Before I start, I want to point out that I don’t think for a second that Villa deserved to win the game versus Tottenham given how much pressure they put us under.
Perhaps some Villa fans will be saying otherwise because of our terrific efforts but we were outclassed.
Maybe, just maybe, we deserved a point out of the game given how valiantly we defended for most of the game mixed with some heroic goalkeeping from new-boy Tom Heaton. But ultimately, we succumbed to their relentless attacks. The better team, in terms of skill and incisiveness, won.
The gulf in class between the Championship teams we were playing last season and the Champions League runners-up can’t be understated. It was a useful test to see what level we are currently at, with supposed easier fixtures in sight.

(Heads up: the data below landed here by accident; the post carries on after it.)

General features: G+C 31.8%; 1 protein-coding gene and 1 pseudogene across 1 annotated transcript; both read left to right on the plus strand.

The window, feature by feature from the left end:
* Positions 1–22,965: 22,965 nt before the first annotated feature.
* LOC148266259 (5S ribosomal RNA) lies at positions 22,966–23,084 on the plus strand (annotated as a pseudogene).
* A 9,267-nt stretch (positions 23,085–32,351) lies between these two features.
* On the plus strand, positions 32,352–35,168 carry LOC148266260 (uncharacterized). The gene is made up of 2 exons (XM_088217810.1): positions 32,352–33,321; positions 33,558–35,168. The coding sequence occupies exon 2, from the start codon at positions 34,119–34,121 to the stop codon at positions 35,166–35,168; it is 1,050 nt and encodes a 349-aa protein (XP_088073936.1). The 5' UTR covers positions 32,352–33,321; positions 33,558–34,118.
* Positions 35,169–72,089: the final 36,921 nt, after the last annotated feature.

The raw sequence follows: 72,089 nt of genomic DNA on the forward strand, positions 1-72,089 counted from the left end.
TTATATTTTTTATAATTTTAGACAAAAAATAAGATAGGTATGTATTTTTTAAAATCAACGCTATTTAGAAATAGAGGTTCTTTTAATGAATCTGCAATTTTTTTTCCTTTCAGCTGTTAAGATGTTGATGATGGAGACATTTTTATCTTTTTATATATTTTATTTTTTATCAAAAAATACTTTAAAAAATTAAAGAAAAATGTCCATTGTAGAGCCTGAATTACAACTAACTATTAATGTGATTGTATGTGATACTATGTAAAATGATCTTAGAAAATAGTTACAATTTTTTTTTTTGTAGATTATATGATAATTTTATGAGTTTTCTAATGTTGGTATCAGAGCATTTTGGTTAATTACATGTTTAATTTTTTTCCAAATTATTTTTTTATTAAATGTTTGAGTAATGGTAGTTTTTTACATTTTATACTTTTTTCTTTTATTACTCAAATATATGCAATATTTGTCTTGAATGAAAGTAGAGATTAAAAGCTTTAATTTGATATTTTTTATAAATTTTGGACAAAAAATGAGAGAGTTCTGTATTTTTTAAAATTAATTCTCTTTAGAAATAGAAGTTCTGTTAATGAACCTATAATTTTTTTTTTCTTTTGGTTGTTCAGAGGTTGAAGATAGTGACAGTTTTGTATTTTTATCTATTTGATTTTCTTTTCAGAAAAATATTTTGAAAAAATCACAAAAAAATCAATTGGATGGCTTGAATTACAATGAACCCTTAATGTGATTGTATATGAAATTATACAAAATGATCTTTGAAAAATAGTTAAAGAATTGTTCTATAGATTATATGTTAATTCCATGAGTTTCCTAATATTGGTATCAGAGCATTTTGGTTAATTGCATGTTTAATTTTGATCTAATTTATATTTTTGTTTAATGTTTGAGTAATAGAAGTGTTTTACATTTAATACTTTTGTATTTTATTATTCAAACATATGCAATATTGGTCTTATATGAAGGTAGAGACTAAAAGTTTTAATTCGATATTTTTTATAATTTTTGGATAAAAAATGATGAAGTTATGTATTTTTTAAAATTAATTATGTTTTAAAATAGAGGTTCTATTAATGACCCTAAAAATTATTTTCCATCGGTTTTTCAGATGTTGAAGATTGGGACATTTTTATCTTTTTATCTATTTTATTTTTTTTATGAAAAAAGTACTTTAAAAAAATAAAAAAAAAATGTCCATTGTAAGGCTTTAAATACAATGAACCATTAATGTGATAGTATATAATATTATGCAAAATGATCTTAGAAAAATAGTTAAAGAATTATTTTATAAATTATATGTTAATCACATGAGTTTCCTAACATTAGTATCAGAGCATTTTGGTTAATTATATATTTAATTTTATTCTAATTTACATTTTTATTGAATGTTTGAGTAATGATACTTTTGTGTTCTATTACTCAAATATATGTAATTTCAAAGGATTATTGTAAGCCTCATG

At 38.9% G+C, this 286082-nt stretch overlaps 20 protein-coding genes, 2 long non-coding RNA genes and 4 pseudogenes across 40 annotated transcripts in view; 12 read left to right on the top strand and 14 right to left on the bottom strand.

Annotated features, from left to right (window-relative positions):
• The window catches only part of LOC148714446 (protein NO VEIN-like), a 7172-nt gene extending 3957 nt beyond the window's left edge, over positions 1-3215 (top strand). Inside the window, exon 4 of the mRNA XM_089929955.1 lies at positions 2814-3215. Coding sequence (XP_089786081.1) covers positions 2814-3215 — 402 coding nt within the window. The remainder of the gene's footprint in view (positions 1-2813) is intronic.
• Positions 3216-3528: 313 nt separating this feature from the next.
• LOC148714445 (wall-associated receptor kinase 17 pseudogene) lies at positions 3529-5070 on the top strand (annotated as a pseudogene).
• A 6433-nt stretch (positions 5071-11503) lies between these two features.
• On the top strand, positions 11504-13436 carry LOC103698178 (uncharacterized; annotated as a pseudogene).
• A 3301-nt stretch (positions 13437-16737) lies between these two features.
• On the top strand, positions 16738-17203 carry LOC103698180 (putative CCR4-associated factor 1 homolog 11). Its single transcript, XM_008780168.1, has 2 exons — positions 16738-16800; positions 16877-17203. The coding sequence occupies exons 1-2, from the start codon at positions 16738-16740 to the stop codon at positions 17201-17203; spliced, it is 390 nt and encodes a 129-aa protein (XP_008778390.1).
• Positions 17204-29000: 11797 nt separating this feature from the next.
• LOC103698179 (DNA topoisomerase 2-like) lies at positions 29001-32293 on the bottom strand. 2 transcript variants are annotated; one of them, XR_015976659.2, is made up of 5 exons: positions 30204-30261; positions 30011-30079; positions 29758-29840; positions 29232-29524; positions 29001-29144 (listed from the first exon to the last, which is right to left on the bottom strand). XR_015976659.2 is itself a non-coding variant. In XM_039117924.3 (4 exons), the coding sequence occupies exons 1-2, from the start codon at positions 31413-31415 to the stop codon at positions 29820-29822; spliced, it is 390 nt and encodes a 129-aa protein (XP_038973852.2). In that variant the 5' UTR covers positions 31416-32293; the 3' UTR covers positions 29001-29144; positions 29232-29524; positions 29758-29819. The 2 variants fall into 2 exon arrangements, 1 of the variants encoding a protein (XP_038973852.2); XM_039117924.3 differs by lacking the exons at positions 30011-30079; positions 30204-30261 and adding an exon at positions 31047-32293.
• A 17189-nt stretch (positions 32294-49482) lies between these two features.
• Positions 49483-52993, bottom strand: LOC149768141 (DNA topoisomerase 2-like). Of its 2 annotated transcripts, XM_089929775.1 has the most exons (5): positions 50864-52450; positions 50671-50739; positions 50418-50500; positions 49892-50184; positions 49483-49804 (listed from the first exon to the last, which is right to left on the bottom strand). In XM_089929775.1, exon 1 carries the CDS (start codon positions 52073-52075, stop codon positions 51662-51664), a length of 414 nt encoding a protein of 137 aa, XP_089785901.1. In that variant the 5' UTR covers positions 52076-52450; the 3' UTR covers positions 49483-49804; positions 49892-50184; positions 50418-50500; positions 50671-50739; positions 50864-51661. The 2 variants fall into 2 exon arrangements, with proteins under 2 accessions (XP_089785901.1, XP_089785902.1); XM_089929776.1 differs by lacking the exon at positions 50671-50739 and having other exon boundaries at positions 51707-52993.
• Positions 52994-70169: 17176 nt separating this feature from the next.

Wesley, our new number 9, has come in for a touch of criticism online. This is totally unfair in my opinion. First of all, it’s his first competitive game in England – give him a break. He needs time to settle, as any new signing does. They don’t all come racing out of the gates. Secondly, just look at the quality of the opposition we faced; only two teams in the Premier League conceded fewer goals than this Spurs defence last season so they’re no push-overs. Also, are we forgetting the contribution he made to McGinn’s goal? It may have seemed inconsequential but if it weren’t for his hassling of Davinson Sanchez, the Colombian defender would have been better positioned and unhindered to possibility intercept Tyrone Mings’ long ball. Wesley dropped deep throughout the game to try and link the midfield in to our forays forward and, even though not every piece of control was perfect due in part to the quick closing down from Spurs defenders, he utilised himself well. I have no doubt he can grab goals and earn us valuable points against lesser teams, respectively.